THE nation's oldest civil rights group, facing a major financial crisis and now a potentially divisive lawsuit, is struggling to refashion itself into an organization more relevant to blacks -- especially youths.
At its annual meeting starting today in New York, the National Association for the Advancement of Colored People (NAACP) will be trying to regain some of the luster that made it a symbol of justice for blacks in the 1960s. The meeting comes at a critical moment, as the NAACP faces unprecedented internal problems and questions about its focus as the nation turns rightward.
Now the Monitor has learned that NAACP's largest branch has decided to sue the organization's national headquarters. In papers expected to be filed by today, the Detroit branch is charging the Baltimore head office and the board of directors with libel, financial mismanagement, and other misdeeds, says Sharon McPhail, a lawyer and treasurer of the Detroit NAACP.
''We've paid them $2.5 million over the past 10 years and where's the beef?'' asks Ms. McPhail, a 1993 candidate for the Detroit mayoralty. ''Frankly, we're just kind of tired of paying them money to do nothing.'' The Detroit branch has 55,000 members, or more than 10 percent of the total NAACP membership.
The class-action suit, which other local NAACP offices may join, asks for unspecified damages as well an accounting of past expenses.
The legal action comes at a time when financial difficulties have left the NAACP with an estimated deficit of $4 million and many donors are wary of helping out. Part of this reluctance can be blamed on former NAACP executive director Benjamin Chavis Jr., who was fired in August after revealing the deficit and admitting he had agreed to pay as much as $334,000 of NAACP money to settle a sexual-harassment claim.
Some NAACP officials, unhappy with their leadership, last month petitioned a federal court in Baltimore to order an audit of the organization's financial records. A branch suing the national office, however, is unprecedented, says interim NAACP director Earl Shinhoster, who defends the national office's financial record.
''There have been no findings whatsoever of any mismanagement, misappropriation, or anything of that nature, so I cannot conceive of what basis upon which a perceived award might be made on such charges,'' he says.
The NAACP, which has about half a million members in 2,200 branches, will have a chance to sort out its finances and chart a new future at its board meeting. On the top of its agenda: a vote, expected Saturday, on ousting current chairman of the board William Gibson, who has been accused of financial impropriety.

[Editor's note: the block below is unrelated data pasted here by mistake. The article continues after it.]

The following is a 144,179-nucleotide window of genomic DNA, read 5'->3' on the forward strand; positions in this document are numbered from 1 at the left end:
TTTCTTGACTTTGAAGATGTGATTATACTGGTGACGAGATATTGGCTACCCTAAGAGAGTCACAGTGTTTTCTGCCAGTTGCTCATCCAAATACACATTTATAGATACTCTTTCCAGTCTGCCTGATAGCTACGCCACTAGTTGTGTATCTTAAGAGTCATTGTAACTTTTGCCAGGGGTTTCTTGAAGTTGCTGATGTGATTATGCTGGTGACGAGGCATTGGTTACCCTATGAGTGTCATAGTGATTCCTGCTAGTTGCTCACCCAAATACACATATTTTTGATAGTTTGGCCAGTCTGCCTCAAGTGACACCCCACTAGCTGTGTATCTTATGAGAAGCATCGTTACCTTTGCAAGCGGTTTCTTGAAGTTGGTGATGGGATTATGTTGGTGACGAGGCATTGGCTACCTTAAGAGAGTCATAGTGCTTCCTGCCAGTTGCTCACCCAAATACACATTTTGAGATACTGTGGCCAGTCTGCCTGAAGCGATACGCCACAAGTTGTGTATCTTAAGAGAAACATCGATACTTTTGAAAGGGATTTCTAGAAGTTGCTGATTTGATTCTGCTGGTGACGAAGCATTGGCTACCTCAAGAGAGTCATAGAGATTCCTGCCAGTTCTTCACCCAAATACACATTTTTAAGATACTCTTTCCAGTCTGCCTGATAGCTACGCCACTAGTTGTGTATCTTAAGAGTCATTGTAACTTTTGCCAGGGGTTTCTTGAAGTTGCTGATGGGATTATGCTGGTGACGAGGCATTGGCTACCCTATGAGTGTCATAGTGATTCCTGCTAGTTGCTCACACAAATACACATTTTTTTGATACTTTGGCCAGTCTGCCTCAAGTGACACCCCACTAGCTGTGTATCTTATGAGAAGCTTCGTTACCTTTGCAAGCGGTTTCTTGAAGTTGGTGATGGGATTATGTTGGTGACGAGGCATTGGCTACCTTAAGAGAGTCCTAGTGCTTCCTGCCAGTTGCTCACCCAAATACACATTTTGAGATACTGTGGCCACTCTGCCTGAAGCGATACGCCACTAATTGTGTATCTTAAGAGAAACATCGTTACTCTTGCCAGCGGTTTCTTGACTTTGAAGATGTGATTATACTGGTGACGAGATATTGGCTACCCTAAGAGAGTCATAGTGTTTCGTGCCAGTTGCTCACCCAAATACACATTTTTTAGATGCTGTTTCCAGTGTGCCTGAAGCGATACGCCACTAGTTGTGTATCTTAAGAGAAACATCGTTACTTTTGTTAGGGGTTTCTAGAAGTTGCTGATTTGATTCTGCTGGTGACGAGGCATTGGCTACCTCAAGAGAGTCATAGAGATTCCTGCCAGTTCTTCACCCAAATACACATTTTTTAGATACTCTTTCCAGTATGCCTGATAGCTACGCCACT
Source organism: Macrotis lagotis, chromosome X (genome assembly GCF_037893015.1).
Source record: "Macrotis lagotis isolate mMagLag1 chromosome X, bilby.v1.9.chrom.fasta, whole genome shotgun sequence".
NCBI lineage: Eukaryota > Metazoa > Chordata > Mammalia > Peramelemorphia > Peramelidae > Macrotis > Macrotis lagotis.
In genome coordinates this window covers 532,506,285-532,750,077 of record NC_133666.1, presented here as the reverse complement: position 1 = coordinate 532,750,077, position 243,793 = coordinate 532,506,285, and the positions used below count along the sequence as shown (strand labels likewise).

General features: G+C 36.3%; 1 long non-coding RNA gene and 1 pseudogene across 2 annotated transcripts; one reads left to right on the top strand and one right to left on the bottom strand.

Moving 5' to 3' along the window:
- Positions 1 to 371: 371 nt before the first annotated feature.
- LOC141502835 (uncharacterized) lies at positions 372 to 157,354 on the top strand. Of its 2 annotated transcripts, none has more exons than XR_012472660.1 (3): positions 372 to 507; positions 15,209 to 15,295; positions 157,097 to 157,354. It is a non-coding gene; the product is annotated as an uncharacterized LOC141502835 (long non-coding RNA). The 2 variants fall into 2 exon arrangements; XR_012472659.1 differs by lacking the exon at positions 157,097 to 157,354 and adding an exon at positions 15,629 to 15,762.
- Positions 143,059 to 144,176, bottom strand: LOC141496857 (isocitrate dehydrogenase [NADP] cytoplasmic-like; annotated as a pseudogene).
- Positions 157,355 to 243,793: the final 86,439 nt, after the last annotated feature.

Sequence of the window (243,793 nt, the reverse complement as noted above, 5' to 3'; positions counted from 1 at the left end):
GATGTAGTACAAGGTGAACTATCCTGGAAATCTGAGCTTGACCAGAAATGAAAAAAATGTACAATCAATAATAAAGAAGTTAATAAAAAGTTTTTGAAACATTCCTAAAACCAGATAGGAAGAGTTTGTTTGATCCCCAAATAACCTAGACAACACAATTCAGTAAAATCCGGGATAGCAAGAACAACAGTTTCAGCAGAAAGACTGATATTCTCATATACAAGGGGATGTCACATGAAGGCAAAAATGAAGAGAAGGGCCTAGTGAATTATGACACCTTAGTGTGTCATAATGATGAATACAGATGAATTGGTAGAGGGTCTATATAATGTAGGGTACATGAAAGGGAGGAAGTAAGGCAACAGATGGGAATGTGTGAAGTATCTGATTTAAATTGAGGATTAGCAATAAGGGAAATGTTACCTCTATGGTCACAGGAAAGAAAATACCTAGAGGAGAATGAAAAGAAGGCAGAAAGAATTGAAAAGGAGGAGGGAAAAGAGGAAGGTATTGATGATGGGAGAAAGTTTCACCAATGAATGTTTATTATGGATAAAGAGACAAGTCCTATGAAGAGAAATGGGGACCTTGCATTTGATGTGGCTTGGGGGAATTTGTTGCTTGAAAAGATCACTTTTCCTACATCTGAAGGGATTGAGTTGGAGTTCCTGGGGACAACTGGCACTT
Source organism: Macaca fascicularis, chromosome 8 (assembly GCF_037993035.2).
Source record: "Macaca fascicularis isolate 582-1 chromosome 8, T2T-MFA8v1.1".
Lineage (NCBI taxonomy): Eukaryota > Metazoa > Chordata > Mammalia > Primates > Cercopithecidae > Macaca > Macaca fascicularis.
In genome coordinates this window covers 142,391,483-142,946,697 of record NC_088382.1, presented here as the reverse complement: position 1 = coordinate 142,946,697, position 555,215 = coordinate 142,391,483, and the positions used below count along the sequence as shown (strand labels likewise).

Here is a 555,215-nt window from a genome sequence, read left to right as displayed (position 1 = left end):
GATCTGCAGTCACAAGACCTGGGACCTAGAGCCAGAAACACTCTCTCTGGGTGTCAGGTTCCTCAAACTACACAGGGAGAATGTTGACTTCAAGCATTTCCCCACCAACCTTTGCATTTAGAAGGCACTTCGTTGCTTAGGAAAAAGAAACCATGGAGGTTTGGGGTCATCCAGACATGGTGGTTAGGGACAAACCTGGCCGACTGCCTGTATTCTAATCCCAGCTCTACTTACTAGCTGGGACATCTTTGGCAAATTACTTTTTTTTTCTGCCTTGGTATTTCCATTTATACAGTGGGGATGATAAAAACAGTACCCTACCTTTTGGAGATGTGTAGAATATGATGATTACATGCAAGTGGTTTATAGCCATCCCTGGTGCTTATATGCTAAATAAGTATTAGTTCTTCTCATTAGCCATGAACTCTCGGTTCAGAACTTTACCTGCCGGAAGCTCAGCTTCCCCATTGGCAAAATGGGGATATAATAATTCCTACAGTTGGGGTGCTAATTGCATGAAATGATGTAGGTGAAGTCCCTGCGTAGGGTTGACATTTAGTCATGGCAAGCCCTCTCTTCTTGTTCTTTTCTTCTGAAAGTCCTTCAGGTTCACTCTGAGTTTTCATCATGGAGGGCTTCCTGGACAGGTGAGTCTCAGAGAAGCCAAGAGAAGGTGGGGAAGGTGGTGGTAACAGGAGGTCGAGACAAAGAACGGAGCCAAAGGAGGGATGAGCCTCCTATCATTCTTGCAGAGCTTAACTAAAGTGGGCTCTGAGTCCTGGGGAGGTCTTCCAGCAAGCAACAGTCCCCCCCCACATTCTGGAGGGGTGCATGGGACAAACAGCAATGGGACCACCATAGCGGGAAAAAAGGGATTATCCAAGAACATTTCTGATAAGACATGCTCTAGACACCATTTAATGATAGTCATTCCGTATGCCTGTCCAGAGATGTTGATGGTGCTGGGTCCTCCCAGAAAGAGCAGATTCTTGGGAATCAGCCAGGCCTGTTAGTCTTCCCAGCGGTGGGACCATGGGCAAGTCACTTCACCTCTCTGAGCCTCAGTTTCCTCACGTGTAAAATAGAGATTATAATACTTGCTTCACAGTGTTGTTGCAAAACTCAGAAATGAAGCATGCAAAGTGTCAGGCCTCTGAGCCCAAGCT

Many black leaders are hopeful that the organization can reform itself and become more relevant to African-Americans, especially young people who know little about the NAACP's past glories.
''I don't think it's the death knell of the organization,'' says Leon Finney Jr., a lifetime NAACP member and chairman of the Woodlawn Organization, a Chicago community group. ''Did Watergate kill the Republican Party? No.''
YET money is not the NAACP's only problem. Some say it lost its way after the victorious civil rights battles of the 1960s.
''Those victories left the civil rights movement at a crossroads, some people say a crisis of victory,'' says Daryl Harris, a political scientist at the University of Connecticut. ''The organization was left with the question of 'where do we do from here?' in terms of strategies and tactics, and that hasn't been resolved yet.''
McPhail, whose dismay at the NAACP's disarray sparked the lawsuit, says that the national organization should be the leading voice for African-Americans. ''That's the problem -- that black America doesn't have anybody that's speaking for it anymore,'' she says.
Many black leaders say the key to a more effective NAACP is greater leadership in the problems of the inner city, such as education, crime, drugs, and jobs.
Yet the NAACP is divided between a newer group of leaders who want to tackle inner-city woes and a more conservative old guard weaned during the struggles with segregation, says Ronald Walters, a political scientist at Howard University in Washington, D.C.
''The organization at the moment is not that relevant, because it's going through a leadership crisis and part of that is a crisis of direction,'' he says.
Another task ahead for the NAACP is winning over younger African-Americans. ''That becomes a marketing issue,'' says Rev. Preston Washington, president of Harlem Congregations for Community Improvement in New York. ''The NAACP needs to identify some rap stars; they need to have, you know, ongoing meetings with groups of young people.''
Former executive director Chavis made some moves in bringing young people to the organization and broadening the NAACP's goals, but ultimately his misdeeds overshadowed these accomplishments, observers say.